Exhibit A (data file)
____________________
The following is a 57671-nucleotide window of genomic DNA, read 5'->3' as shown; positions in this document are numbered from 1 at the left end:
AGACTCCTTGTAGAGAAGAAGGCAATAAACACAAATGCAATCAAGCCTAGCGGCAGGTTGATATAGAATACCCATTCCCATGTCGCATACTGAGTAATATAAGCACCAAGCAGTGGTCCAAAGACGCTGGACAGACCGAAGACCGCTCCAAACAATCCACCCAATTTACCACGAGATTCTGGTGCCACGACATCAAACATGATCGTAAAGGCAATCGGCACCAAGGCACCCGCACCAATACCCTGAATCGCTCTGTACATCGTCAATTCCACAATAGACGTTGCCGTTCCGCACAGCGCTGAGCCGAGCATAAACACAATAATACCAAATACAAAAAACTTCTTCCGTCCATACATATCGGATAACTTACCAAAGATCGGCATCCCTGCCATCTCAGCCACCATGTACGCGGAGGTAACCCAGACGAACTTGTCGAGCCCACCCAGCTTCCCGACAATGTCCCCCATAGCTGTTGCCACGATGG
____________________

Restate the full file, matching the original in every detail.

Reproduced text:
The following is a 57671-nucleotide window of genomic DNA, read 5'->3' as shown; positions in this document are numbered from 1 at the left end:
AGACTCCTTGTAGAGAAGAAGGCAATAAACACAAATGCAATCAAGCCTAGCGGCAGGTTGATATAGAATACCCATTCCCATGTCGCATACTGAGTAATATAAGCACCAAGCAGTGGTCCAAAGACGCTGGACAGACCGAAGACCGCTCCAAACAATCCACCCAATTTACCACGAGATTCTGGTGCCACGACATCAAACATGATCGTAAAGGCAATCGGCACCAAGGCACCCGCACCAATACCCTGAATCGCTCTGTACATCGTCAATTCCACAATAGACGTTGCCGTTCCGCACAGCGCTGAGCCGAGCATAAACACAATAATACCAAATACAAAAAACTTCTTCCGTCCATACATATCGGATAACTTACCAAAGATCGGCATCCCTGCCATCTCAGCCACCATGTACGCGGAGGTAACCCAGACGAACTTGTCGAGCCCACCCAGCTTCCCGACAATGTCCCCCATAGCTGTTGCCACGATGG